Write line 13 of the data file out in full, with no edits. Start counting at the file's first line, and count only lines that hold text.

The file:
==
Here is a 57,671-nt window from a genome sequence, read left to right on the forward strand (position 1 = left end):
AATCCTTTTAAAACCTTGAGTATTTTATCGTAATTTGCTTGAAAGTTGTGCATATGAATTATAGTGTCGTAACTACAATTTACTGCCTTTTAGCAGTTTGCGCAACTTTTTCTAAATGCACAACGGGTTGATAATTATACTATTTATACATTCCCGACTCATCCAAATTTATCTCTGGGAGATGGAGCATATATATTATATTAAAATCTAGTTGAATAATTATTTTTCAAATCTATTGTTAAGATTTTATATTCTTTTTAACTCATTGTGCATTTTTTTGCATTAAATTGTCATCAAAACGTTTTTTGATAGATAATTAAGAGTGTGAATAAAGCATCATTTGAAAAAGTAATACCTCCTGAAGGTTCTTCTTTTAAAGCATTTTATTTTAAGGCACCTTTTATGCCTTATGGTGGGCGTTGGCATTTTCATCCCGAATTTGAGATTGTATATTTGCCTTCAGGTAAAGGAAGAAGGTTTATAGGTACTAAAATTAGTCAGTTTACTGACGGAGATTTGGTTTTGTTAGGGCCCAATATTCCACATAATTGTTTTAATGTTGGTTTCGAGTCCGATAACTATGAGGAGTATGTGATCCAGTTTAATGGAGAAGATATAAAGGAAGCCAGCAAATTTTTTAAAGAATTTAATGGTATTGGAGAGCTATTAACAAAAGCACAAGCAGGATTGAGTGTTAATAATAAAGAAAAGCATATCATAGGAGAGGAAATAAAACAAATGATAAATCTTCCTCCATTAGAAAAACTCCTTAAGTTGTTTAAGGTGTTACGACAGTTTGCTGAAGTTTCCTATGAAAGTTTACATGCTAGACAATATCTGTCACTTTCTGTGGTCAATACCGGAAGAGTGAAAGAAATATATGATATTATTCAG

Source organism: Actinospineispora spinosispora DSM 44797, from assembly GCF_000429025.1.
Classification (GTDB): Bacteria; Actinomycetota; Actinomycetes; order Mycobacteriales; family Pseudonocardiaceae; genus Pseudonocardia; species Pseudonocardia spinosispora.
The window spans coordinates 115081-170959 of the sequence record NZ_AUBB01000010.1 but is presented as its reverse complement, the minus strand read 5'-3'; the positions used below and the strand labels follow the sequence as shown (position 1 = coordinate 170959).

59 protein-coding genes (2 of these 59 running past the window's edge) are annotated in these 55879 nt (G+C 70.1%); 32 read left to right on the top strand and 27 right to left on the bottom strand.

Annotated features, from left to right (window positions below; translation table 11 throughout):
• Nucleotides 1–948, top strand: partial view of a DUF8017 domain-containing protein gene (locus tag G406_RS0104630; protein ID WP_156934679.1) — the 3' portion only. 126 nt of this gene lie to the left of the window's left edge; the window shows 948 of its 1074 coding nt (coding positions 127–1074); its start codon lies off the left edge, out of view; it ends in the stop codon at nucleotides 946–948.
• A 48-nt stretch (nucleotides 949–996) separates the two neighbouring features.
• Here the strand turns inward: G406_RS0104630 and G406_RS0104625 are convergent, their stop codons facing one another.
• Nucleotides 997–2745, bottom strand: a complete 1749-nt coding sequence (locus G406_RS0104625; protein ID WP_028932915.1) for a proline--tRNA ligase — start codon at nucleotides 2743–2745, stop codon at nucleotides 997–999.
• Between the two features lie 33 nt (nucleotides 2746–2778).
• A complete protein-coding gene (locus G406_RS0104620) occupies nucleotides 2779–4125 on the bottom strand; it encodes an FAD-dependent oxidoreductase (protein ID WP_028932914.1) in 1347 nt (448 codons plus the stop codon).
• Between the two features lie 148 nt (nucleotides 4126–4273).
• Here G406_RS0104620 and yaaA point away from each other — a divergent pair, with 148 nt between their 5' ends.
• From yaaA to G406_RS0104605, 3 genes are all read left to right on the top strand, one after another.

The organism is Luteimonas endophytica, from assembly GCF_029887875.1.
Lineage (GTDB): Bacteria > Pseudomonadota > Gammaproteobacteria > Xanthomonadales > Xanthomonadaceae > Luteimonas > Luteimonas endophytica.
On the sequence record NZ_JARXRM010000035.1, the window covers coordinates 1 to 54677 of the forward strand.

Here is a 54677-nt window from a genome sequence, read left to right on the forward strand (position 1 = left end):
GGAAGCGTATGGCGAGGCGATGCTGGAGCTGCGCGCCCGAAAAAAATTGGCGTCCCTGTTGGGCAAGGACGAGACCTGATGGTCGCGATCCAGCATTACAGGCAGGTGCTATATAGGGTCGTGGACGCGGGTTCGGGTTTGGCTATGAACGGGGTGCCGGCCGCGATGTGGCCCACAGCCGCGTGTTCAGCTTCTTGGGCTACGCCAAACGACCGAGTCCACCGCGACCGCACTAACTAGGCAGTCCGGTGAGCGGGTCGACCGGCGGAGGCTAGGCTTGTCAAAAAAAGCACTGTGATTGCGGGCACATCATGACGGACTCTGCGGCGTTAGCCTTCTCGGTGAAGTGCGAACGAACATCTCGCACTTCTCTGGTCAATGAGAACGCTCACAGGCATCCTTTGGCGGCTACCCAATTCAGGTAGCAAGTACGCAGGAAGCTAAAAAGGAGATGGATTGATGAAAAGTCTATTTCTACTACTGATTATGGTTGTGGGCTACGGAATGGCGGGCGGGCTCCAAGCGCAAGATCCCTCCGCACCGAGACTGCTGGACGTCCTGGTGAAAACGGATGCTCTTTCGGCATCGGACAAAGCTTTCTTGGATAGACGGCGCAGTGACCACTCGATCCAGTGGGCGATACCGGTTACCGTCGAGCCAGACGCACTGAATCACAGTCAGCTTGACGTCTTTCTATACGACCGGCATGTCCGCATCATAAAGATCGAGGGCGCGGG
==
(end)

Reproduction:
• A complete protein-coding gene (locus G406_RS0104620) occupies nucleotides 2779–4125 on the bottom strand; it encodes an FAD-dependent oxidoreductase (protein ID WP_028932914.1) in 1347 nt (448 codons plus the stop codon).